Friday Night Lights (2004)

<strong class="MovieTitle">Friday Night Lights</strong> (2004)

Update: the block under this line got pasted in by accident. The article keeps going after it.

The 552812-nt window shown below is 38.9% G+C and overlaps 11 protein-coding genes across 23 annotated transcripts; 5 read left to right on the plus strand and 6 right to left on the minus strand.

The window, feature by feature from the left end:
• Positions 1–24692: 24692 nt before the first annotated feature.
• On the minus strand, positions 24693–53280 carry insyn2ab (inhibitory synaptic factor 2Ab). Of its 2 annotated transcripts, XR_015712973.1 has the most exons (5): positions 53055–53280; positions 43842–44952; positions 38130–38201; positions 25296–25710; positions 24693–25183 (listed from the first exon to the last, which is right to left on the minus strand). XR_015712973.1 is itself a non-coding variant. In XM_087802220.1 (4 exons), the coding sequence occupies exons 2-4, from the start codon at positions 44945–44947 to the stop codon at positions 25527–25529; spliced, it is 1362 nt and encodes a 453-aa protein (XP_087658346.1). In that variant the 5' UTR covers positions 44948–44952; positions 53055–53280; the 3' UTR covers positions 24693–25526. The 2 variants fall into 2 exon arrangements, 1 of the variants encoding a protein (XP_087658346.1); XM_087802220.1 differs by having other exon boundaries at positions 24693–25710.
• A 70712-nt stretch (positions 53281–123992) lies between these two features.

(On DVD, June 2008) I may not know or care much about football, but this adaptation of the now-classic Buzz Bissinger book is a solid hit even if it glosses over much of what made the original so interesting. Forget about the sociology of football-mad Odessa, Texas and focus on the raw energy of this tale of high-school players being raised to demigod status: Director Peter Berg delivers a film that sizzles with pseudo-documentary energy, using hand-held camera and terrific editing to deliver an experience that keeps us engrossed throughout. Some of the material created to suit the dramatic needs of the film can feel overdone, but fans of the book will recognize little details, characters and incidents that would have been excised had the book been adapted by less-passionate hands. The performances from the ensemble cast are all remarkably good, from Derek Luke’s overconfident athlete to Billy Bob Thornton’s pivotal coach, steady under terrible pressure. The sheer cinematographic density of the first half-hour is mesmerizing, daring us to follow along or sink in the process. And even football morons like me will be swept along by the film’s final act. I’m not even interested in picking apart the film for what it doesn’t include from the book: this is as good as adaptations ever get, leveraging the strengths of a medium against the things it cannot faithfully represent. On the DVD, don’t miss the informative (if occasionally defensive) director’s commentary, or the where-are-they-now featurettes.

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